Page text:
Owned and operated by J & J Hay throughout her working life. She was converted to oil burning in 1948
During the rail strike of 1955 she had made two attempts to land a cargo of 90 tons of coal at Brodick but had been thwarted by gales. On her final try on Tuesday 7th June 1955 she was swamped by high seas and, watched by crowds of holidaymakers from the shore, foundered off Dhunan Point in Brodick Bay, about 1 nm NE of Brodick Pier.
Her crew of three managed to get off on their small boat but it too capsized and they had to be rescued by the British Rail cargo steamer "Kildonan" which had put out from Brodick Pier when she saw "Tuscan" in trouble. Tuscan's skipper quickly recovered from his ordeal but the other two crew members had to be taken to the Cottage Hospital in the island's capital, Lamlash, suffering from exposure. Both are believed to have made a full recovery. Local divers have reported that she is sitting upright on the bottom about 40 mtres down and that her cargo of coal is still intact.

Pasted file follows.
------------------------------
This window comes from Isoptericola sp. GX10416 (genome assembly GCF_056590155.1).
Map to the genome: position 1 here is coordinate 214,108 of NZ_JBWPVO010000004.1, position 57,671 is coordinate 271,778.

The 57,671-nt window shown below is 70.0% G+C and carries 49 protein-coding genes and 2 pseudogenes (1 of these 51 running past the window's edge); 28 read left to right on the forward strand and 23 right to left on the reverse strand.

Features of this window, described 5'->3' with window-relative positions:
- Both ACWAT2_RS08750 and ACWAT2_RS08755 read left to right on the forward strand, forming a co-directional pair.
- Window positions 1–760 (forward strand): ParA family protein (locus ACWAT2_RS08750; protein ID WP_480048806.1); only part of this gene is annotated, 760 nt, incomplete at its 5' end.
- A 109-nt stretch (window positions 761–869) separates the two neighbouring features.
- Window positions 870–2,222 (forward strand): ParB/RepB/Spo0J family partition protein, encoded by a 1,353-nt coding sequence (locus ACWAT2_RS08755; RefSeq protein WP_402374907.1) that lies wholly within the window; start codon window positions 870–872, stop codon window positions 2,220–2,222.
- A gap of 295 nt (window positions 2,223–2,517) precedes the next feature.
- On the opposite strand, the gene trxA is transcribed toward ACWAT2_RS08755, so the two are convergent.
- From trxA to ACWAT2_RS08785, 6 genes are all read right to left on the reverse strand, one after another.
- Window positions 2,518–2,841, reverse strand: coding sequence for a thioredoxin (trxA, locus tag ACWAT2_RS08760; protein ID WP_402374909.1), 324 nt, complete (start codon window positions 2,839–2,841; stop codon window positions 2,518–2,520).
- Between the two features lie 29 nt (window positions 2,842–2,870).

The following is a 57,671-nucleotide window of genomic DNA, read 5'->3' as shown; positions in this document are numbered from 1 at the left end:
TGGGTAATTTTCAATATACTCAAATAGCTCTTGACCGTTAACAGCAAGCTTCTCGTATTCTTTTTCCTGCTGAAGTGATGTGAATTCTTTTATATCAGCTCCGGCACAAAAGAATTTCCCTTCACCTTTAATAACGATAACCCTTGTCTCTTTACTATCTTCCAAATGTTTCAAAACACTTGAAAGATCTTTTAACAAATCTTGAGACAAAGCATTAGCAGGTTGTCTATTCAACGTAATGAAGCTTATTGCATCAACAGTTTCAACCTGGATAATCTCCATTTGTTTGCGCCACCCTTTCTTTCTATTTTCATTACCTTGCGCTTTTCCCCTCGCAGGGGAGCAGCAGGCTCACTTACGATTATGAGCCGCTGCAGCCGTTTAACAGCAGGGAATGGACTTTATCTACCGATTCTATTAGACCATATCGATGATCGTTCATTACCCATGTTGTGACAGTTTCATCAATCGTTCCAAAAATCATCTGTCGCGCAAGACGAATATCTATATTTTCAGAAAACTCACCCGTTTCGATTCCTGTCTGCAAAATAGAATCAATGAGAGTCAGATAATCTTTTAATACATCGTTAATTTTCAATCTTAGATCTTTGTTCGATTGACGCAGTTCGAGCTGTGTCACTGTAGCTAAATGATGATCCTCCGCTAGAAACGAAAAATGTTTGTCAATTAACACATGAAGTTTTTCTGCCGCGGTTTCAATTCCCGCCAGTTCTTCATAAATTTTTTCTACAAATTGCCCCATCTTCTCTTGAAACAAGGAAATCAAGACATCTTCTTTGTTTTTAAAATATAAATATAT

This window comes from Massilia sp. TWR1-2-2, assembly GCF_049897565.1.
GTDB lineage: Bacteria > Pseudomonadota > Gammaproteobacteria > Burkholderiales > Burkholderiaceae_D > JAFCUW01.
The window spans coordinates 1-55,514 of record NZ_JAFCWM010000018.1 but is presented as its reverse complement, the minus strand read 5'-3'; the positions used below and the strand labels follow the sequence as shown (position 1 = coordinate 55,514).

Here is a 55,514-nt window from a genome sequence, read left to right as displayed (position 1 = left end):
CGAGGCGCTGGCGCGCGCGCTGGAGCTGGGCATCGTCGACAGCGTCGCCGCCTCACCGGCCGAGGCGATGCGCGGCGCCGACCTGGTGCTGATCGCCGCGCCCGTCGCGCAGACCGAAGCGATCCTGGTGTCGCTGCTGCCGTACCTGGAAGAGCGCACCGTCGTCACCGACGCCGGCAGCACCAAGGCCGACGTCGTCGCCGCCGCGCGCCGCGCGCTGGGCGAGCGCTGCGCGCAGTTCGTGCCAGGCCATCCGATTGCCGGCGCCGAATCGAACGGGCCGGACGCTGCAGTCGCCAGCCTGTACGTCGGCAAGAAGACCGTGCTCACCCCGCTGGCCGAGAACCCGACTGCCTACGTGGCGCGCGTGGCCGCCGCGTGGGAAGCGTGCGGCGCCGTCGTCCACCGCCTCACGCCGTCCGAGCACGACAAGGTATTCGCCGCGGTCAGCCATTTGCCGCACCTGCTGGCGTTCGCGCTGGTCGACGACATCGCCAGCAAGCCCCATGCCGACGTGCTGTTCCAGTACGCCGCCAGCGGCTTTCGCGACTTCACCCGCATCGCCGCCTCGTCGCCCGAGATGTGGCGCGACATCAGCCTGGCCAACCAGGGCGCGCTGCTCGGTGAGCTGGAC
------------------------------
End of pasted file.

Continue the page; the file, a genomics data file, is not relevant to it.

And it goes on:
This sinking also marked the first call-out for Troon's new lifeboat since it had been commissioned in February of that year, the distress call having come from Arran Coastguard.